A Beautiful Influence?

March 14, 2012
By Brb93 BRONZE, Covington, Louisiana
Brb93 BRONZE, Covington, Louisiana
4 articles 0 photos 0 comments

In the world today there is an unprecedented increase in the pressure on our society to look a certain way. Children watch shows that expose them to women who are portrayed as beautiful, and advertisements that offer products with the promise you too can potentially reach their perfection. In actuality, the current media ideal for women is achievable by less than five percent of the female population, just in terms of weight and size. The people with the ability to achieve the ideal shape, face, hair and style is only about one percent. With more and more emphasis to look perfect, is our society slowly forgetting about inner beauty? Even shows meant to support individuality, self confidence, and morals over looks, offer "beautiful" main characters with makeup and editing used to make them more pleasant entertainment, because who wants to watch a show about ugly people? Our society has surely forgotten what ugly entails.

Young girls have most abundantly been affected by the idea that it is necessary to have a "perfect" body and look. The average age of eating disorders onset has dropped from teenagers to preteens as young as nine. These innocent nine year olds have become corrupted by the pressures of the community and media to change how they look in order to be more accepted. This has caused the number of people with eating disorders not only to drop in age, but also to increase substantially in the past years, those afflicted being ninety percent adolescents and children. It's not just females though, the number of males with eating disorders has doubled during the past decade. Try as people may to look like the models and celebrities of today, it is literally impossible for most to achieve this skewed appearance of beauty. To put things in perspective, models twenty years ago weighed eight percent less than the average woman; today they weigh twenty-three percent less.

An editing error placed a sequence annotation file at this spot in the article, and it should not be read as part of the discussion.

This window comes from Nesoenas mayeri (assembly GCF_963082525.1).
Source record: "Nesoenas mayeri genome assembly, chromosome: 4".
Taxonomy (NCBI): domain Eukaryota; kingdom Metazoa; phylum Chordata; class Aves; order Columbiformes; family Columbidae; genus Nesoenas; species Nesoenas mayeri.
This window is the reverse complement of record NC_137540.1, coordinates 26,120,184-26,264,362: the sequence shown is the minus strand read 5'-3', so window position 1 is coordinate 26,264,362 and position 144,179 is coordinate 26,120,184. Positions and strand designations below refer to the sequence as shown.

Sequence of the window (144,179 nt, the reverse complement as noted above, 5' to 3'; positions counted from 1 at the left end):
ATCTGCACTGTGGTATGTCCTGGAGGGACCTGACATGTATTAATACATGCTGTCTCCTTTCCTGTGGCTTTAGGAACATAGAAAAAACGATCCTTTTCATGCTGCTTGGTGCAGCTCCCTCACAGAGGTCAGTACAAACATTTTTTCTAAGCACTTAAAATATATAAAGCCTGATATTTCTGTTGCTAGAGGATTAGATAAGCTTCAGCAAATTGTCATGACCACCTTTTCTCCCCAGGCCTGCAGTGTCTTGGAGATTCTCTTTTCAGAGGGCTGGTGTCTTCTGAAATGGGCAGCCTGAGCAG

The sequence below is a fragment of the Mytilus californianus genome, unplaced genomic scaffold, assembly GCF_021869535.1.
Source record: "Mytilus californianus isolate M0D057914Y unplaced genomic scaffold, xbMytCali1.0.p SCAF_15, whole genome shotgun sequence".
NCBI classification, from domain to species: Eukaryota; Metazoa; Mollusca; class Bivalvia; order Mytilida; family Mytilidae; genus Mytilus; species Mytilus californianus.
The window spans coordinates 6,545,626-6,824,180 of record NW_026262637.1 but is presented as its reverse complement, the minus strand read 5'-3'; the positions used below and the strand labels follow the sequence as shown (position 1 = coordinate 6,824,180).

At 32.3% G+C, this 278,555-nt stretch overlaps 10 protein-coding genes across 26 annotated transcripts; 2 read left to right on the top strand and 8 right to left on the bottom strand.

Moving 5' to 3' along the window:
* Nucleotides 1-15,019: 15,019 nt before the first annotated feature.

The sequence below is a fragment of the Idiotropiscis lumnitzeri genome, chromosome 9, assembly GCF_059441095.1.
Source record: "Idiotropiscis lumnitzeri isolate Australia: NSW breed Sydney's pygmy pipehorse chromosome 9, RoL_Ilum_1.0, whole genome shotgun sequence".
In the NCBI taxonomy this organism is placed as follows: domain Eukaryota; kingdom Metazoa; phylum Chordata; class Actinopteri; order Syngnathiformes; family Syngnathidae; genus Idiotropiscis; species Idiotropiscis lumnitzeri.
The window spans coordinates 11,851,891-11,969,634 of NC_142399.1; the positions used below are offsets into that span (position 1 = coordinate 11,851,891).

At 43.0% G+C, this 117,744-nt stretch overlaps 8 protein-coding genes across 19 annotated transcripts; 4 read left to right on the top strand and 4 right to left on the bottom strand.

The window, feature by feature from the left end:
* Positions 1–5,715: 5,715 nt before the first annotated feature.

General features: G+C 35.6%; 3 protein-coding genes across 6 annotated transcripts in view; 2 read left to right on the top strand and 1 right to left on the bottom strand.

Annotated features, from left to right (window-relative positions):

This effect the media has on people's perceptions of themselves has lead not only to trying to change their weight, but also to having a constant hatred of their body. In a recent study of ten year old girls and boys, almost all participants said they were dissatisfied with their own appearance after being shown a Britney Spears music video or a clip from "Friends". In days before World War II, when popular media had not yet taken over, real women and men who were unedited and didn't have stylists were the accepted ideal. Curves were considered beautiful, personality and ambition out-shined pretty faces, and minor imperfections were overlooked. Now with the constant exposure to perfectly edited faces and thinner and thinner bodies, the number of people concerned with trying to be flawless is constantly rising. In an ongoing study of nine and ten year olds by the National Heart, Lung and Body Institute, forty percent of them have tried to loose weight. This phenomenon is not all over though, proving that American media is a serious issue. It has lead not only to people malnourishing their bodies, but around 220 deaths a year occur due to extreme eating disorders. America holds the number one rank in the deaths due to eating disorders, over 30 more than Japan which takes second place, and 180 more than Germany which ranks as third.

There is a serious need to change what is considered beautiful in our society. Healthy needs to become the goal rather than skinny, and real people other than over-edited women and men should be shown in magazines, ads and movies. A serious focus shift from the obsession with superficial outer appearances needs to switch to an appreciation of all people, and society needs to prioritize the importance of who people truly are, consisting of their personalities, morals, and beliefs. Idols for children should not be unhealthy looking women whose bones show through on the pages in a magazine, but a woman with a realistic figure who has her own thoughts and views. Children need to look up to someone who is more than just a image on screen or billboard. This shift would not only stop at least some of those 220 deaths, but also give children and adolescents a better feeling about themselves along with a more balanced perspective regarding looks and values.

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